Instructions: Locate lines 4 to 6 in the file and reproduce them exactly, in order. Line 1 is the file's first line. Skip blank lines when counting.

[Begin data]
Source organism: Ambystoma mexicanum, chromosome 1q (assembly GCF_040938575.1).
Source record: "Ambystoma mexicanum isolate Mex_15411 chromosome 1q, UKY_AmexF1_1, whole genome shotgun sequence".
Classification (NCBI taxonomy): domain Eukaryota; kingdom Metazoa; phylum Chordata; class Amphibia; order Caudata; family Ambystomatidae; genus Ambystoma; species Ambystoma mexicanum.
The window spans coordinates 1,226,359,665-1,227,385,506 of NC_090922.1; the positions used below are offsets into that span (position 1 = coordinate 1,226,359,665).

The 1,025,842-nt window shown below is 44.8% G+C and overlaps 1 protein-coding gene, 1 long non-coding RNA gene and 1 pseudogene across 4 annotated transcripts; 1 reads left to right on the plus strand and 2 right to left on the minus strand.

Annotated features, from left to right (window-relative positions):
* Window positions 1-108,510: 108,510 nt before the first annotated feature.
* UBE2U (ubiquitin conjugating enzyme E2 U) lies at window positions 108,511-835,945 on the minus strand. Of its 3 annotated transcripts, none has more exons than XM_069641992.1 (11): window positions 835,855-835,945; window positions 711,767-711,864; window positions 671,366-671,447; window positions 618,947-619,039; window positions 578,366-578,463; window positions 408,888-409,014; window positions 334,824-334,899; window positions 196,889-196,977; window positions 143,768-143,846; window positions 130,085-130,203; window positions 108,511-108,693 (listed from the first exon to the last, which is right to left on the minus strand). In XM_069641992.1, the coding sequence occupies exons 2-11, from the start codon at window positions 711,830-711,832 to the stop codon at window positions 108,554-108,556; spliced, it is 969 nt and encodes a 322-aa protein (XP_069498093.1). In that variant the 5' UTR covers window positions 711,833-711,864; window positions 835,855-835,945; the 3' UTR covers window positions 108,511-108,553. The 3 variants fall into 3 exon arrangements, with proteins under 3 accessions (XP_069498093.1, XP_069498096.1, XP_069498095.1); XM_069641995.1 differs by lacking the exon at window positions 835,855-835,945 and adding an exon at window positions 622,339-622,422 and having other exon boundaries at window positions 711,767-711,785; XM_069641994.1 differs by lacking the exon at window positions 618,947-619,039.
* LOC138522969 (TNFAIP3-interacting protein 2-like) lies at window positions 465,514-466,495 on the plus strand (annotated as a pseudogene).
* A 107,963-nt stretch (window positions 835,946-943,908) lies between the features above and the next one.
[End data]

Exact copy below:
The window spans coordinates 1,226,359,665-1,227,385,506 of NC_090922.1; the positions used below are offsets into that span (position 1 = coordinate 1,226,359,665).

The 1,025,842-nt window shown below is 44.8% G+C and overlaps 1 protein-coding gene, 1 long non-coding RNA gene and 1 pseudogene across 4 annotated transcripts; 1 reads left to right on the plus strand and 2 right to left on the minus strand.

Annotated features, from left to right (window-relative positions):